Prof. William C. Banks
William C. Banks is Syracuse University (SU) College of Law Board of Advisors Distinguished Professor and SU Maxwell School of Citizenship and Public Affairs Professor of Public Administration and International Affairs. During 2015-2016, Banks was Interim Dean of Syracuse Law. The Founding Director of the Institute for National Security and Counterterrorism (INSCT) at SU, under his leadership, INSCT has risen from its inception in 2003 to become a recognised leader in research and education on national and international security and terrorism. Banks is the co-author of leading books in the field of national security and counterterrorism law and policy, including. Soldiers on the Home Front: The Domestic Role of the American Military (Harvard, 2016); New Battlefields/Old Laws: Critical Debates on Asymmetric Warfare (Columbia, 2011); and the textbooks National Security Law (Aspen, 2012) and Counterterrorism Law (Aspen, 2011).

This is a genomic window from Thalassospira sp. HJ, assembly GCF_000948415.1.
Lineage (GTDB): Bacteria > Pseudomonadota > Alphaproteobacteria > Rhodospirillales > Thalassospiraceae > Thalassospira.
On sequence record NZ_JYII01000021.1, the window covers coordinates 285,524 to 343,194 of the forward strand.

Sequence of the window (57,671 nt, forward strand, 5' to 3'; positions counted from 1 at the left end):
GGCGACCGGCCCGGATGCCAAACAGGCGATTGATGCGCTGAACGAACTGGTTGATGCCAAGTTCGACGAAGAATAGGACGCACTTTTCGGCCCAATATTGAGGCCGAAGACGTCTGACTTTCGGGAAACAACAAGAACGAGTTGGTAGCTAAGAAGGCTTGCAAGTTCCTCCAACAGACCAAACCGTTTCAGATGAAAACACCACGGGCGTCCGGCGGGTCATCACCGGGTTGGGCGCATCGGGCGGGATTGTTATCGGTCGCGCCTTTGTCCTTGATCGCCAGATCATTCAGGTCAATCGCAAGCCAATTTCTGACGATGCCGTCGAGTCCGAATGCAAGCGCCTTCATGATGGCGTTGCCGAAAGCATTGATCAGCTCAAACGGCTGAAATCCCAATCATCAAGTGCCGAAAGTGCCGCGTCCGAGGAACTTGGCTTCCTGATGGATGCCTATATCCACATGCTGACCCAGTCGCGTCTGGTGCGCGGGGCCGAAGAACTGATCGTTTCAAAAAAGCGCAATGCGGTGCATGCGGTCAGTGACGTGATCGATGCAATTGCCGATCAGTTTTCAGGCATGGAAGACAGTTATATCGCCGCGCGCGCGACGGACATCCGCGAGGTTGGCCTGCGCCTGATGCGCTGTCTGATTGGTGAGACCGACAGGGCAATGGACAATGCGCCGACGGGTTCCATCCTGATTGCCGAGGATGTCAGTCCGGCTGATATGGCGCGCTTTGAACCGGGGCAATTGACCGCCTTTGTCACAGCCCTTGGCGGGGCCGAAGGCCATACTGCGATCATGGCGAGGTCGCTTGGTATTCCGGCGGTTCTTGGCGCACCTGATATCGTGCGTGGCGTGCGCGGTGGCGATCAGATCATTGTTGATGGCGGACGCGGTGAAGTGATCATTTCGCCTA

You can find his full biography here.
Despite nearly two decades of a global counter-terrorism campaign waged by the United States and its allies, there may now be four times as many Salafi jihadist fighters as there were on September 11, 2001. The total number is currently estimated at 230,000 militants spread across approximately 70 countries, with the lion’s share currently located […]
With the collapse of the so-called caliphate and the morphing of the proto-state back into an insurgency, the virtual presence of Islamic State is now one the ways for the group to maintain a link with its international audience and supporters. Nevertheless, after a peak in the years 2014-2015, IS’ media production has also sharply […]
Most Preventing/Countering Violent Extremism (P/CVE) strategies assign a prominent role to counter or alternative narratives. The thinking behind these strategies goes something like this: groups like the so called Islamic State and Al Qaeda have been dominating the messaging war by reaching out over multiple platforms while culturally and individually tailoring their messages. The argument […]